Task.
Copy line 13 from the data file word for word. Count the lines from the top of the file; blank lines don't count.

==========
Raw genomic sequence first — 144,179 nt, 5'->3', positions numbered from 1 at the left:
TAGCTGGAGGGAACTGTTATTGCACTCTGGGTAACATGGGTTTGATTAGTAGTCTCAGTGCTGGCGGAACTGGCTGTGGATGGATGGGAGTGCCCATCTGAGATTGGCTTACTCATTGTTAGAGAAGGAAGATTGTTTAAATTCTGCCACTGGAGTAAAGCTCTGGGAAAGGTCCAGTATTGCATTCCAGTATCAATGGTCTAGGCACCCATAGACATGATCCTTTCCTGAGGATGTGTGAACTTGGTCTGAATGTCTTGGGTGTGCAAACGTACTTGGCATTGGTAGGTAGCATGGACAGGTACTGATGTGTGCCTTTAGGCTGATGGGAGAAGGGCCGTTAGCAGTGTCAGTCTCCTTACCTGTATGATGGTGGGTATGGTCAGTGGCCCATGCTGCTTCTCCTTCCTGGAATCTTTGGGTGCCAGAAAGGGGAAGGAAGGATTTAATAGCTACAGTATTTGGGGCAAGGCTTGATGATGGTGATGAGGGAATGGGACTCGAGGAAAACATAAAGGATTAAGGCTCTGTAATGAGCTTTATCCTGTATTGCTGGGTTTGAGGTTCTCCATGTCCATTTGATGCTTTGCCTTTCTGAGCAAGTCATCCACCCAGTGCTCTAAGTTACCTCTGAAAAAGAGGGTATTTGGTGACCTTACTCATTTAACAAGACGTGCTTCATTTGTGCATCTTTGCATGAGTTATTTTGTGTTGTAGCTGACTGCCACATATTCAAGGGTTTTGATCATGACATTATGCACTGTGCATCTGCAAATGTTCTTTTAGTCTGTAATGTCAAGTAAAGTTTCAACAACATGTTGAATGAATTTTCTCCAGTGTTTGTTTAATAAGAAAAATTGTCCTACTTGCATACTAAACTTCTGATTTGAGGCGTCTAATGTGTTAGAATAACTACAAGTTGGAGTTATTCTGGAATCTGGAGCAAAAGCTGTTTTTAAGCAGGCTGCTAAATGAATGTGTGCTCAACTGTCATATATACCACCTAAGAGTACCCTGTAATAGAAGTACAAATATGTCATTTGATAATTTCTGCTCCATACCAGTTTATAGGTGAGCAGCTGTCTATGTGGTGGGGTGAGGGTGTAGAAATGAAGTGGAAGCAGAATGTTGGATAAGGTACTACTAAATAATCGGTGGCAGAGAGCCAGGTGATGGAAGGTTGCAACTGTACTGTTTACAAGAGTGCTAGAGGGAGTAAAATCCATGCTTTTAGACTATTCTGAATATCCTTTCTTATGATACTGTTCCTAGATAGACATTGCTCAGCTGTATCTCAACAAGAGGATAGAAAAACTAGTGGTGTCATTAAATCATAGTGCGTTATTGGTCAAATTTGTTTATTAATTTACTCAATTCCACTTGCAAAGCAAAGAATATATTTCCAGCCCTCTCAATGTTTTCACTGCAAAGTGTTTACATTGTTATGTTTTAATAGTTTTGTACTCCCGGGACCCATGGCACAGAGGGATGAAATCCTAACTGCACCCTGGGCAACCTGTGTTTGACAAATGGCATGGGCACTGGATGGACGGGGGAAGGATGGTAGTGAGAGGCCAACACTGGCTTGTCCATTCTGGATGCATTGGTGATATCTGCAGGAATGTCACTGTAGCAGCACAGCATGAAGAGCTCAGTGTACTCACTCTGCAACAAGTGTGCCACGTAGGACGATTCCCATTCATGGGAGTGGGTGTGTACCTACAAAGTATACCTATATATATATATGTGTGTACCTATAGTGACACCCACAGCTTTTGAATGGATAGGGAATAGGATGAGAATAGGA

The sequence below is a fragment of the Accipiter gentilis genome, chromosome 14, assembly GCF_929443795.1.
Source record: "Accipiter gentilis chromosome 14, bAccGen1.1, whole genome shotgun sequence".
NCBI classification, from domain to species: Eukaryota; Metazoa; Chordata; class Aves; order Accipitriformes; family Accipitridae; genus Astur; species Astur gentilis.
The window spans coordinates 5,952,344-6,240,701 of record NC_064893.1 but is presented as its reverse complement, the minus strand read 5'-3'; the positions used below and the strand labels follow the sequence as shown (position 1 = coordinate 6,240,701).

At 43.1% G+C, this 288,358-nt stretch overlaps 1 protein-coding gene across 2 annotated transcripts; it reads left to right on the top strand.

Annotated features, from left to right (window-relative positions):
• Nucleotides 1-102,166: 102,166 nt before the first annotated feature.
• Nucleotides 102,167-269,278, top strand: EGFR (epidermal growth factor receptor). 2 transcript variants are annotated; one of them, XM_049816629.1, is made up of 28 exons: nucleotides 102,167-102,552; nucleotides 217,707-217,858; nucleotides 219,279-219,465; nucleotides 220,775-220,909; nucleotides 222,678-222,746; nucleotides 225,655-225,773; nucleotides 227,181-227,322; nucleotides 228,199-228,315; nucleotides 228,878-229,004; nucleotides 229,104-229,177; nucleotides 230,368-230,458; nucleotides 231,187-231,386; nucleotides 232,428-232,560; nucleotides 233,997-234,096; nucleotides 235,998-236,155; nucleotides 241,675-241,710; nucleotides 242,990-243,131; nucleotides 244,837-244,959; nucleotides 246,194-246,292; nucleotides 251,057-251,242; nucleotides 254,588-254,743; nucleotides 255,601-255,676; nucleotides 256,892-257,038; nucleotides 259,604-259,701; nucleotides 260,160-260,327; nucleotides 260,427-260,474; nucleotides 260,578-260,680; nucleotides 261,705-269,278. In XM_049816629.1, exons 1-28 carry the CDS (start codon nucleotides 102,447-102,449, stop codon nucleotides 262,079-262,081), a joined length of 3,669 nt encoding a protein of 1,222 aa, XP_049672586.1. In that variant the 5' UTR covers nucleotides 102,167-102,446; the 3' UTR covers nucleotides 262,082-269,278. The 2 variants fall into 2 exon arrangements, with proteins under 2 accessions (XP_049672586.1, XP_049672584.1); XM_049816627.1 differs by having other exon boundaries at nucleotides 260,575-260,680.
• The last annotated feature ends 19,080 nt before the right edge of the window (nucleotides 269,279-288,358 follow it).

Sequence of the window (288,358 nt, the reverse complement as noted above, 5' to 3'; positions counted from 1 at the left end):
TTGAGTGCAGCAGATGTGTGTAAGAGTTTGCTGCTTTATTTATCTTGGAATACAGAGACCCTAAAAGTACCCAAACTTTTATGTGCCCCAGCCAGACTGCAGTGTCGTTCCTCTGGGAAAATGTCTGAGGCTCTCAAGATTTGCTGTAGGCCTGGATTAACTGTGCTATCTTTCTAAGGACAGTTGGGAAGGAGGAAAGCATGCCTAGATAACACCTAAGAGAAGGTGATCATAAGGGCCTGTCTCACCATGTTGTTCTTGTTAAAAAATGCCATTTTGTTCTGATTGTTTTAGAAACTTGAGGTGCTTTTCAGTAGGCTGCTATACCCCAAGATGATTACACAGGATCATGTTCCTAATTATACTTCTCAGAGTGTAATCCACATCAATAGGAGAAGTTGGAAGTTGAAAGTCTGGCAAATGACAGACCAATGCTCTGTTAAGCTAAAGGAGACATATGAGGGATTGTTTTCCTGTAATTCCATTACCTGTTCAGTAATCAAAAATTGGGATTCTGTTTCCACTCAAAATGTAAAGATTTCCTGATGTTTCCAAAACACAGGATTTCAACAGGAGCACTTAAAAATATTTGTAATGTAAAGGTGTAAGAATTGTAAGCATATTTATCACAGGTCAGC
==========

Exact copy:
TTGAGTGCAGCAGATGTGTGTAAGAGTTTGCTGCTTTATTTATCTTGGAATACAGAGACCCTAAAAGTACCCAAACTTTTATGTGCCCCAGCCAGACTGCAGTGTCGTTCCTCTGGGAAAATGTCTGAGGCTCTCAAGATTTGCTGTAGGCCTGGATTAACTGTGCTATCTTTCTAAGGACAGTTGGGAAGGAGGAAAGCATGCCTAGATAACACCTAAGAGAAGGTGATCATAAGGGCCTGTCTCACCATGTTGTTCTTGTTAAAAAATGCCATTTTGTTCTGATTGTTTTAGAAACTTGAGGTGCTTTTCAGTAGGCTGCTATACCCCAAGATGATTACACAGGATCATGTTCCTAATTATACTTCTCAGAGTGTAATCCACATCAATAGGAGAAGTTGGAAGTTGAAAGTCTGGCAAATGACAGACCAATGCTCTGTTAAGCTAAAGGAGACATATGAGGGATTGTTTTCCTGTAATTCCATTACCTGTTCAGTAATCAAAAATTGGGATTCTGTTTCCACTCAAAATGTAAAGATTTCCTGATGTTTCCAAAACACAGGATTTCAACAGGAGCACTTAAAAATATTTGTAATGTAAAGGTGTAAGAATTGTAAGCATATTTATCACAGGTCAGC